A flooring and masterfully composed novel. Beloved lulls you into a sense of total anxious dismay, slowly, before jumping into a surrealist meditation on the horrors of slavery and the ghosts its left behind in its wake. These spirits don’t leave us in the modern day, or so Morrison alludes to with the present (reconstruction era US) giving way to more of the past as the novel’s haunting fully manifests.
The social fracture that slavery and systemic racism have given shape to ensues. Yet life marches forward, time passes, and our characters are left to square away the wounds they’ve sustained by the deep dark of the past. The window closes on a vague expression of hope. Hope for the future? Hope for community? Religious imagery is integral in framing these questions, as personal as they are existential. The path ahead does not bear guarantees, but our protagonists drive for life proceeds regardless (some to their grave, others to renewal).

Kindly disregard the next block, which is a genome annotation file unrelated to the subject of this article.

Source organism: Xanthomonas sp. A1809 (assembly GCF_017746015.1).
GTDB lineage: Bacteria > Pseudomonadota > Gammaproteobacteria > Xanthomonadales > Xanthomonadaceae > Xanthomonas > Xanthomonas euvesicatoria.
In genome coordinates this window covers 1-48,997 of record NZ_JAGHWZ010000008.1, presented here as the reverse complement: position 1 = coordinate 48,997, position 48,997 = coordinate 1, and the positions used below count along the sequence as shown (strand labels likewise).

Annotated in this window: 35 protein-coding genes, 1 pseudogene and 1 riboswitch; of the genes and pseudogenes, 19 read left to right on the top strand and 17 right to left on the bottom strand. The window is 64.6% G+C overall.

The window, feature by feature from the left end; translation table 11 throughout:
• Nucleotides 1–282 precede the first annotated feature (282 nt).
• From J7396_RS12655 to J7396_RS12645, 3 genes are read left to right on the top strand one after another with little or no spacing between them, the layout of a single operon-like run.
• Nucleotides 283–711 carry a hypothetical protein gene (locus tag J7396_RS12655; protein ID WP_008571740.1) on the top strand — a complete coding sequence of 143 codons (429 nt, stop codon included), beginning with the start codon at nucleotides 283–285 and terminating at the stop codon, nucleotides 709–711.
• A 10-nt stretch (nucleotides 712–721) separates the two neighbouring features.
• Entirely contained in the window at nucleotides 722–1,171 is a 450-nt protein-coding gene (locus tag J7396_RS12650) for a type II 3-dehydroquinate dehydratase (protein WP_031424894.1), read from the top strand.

My take for all that it’s worth. Opening 100 pages of prose do have their clarity issues, particularly with character names and unclear pronoun usage. There is no definitive sense of main cast until after the halfway mark, with so much history seeping throughout the main plot with no regularity. A definitive style choice, which is evident by the end of the novel.
5/5 “Some things go. Pass on. Some things just stay. I used to think it was my rememory. . . . But it’s not.”